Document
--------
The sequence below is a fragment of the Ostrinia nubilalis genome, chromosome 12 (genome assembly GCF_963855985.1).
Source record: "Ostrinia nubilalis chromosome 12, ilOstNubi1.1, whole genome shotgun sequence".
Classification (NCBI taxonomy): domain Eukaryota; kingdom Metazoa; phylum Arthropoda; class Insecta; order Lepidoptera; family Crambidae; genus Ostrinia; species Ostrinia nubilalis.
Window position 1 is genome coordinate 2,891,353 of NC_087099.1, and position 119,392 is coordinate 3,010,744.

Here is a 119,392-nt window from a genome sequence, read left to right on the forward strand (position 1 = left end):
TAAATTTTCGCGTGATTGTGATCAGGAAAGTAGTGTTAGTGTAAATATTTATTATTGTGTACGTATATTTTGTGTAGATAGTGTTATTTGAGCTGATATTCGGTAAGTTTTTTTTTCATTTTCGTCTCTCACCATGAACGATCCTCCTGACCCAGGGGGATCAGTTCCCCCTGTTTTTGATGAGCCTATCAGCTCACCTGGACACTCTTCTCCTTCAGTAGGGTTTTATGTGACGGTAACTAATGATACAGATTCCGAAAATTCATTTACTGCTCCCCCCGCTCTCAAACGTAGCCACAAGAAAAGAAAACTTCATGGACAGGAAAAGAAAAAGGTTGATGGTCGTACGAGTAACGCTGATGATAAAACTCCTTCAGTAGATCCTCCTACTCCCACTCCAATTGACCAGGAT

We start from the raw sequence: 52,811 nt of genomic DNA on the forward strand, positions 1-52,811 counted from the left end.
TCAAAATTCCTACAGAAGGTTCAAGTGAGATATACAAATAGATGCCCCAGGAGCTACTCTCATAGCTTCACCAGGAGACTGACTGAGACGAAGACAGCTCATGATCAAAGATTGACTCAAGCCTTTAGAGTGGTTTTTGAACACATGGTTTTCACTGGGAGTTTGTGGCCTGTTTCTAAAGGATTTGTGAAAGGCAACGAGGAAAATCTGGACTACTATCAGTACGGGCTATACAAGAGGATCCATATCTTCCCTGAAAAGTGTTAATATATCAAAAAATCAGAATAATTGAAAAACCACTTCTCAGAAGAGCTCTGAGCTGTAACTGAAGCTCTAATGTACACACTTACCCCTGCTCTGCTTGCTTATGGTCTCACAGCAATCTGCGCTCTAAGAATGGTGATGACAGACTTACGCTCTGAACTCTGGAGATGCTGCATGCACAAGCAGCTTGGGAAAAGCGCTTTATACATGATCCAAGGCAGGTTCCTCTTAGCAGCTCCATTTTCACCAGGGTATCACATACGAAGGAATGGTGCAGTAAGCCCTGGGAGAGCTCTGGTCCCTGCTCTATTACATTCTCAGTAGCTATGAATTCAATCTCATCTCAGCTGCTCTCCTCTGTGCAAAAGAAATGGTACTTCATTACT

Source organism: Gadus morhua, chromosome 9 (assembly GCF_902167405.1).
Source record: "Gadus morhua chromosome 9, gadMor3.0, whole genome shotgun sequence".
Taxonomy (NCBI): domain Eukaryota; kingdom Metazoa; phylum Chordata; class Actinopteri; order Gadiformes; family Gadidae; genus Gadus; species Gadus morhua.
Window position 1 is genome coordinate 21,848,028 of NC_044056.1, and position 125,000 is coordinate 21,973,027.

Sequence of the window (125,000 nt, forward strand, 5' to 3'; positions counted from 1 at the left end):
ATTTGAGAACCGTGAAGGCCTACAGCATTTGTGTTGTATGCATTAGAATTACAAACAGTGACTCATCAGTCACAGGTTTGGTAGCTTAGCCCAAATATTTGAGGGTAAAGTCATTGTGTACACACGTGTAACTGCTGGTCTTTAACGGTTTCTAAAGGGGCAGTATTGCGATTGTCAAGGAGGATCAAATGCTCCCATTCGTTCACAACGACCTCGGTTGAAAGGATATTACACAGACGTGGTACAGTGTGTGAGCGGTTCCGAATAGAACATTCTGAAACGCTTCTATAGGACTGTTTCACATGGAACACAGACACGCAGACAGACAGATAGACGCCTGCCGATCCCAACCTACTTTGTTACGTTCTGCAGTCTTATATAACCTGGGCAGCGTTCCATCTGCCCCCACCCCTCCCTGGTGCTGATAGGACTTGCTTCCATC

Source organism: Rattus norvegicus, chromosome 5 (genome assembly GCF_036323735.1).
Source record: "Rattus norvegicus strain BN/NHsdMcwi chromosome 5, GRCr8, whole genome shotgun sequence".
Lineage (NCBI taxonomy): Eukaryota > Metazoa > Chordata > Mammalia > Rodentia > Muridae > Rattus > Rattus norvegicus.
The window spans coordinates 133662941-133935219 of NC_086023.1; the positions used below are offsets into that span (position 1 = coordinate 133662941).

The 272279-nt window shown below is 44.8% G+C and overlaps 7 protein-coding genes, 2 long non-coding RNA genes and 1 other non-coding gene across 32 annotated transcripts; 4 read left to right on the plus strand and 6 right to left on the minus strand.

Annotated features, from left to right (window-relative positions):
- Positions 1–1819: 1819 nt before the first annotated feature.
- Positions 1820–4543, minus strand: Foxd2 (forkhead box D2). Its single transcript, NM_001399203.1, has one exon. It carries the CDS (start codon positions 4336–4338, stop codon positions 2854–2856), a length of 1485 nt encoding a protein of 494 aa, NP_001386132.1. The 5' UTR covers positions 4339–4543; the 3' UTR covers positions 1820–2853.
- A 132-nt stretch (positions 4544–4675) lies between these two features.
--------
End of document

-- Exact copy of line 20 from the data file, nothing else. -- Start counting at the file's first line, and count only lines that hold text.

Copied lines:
Annotated features, from left to right (window-relative positions):